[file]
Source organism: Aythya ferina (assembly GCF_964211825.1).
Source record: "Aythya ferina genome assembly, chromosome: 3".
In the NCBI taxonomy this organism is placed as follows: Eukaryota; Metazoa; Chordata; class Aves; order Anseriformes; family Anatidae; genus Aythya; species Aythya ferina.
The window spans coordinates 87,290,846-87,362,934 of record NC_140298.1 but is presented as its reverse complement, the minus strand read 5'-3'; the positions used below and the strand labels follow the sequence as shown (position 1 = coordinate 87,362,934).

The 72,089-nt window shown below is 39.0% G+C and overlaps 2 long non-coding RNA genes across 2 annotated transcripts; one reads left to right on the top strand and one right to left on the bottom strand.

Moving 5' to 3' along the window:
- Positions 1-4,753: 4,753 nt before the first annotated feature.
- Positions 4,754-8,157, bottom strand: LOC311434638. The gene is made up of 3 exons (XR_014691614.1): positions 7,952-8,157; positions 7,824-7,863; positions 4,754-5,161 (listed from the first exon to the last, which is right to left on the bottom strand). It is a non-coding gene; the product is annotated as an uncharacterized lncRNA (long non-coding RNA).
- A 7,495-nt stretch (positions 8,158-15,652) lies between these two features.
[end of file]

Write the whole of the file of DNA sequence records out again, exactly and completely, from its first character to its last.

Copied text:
Source organism: Aythya ferina (assembly GCF_964211825.1).
Source record: "Aythya ferina genome assembly, chromosome: 3".
In the NCBI taxonomy this organism is placed as follows: Eukaryota; Metazoa; Chordata; class Aves; order Anseriformes; family Anatidae; genus Aythya; species Aythya ferina.
The window spans coordinates 87,290,846-87,362,934 of record NC_140298.1 but is presented as its reverse complement, the minus strand read 5'-3'; the positions used below and the strand labels follow the sequence as shown (position 1 = coordinate 87,362,934).

The 72,089-nt window shown below is 39.0% G+C and overlaps 2 long non-coding RNA genes across 2 annotated transcripts; one reads left to right on the top strand and one right to left on the bottom strand.

Moving 5' to 3' along the window:
- Positions 1-4,753: 4,753 nt before the first annotated feature.
- Positions 4,754-8,157, bottom strand: LOC311434638. The gene is made up of 3 exons (XR_014691614.1): positions 7,952-8,157; positions 7,824-7,863; positions 4,754-5,161 (listed from the first exon to the last, which is right to left on the bottom strand). It is a non-coding gene; the product is annotated as an uncharacterized lncRNA (long non-coding RNA).
- A 7,495-nt stretch (positions 8,158-15,652) lies between these two features.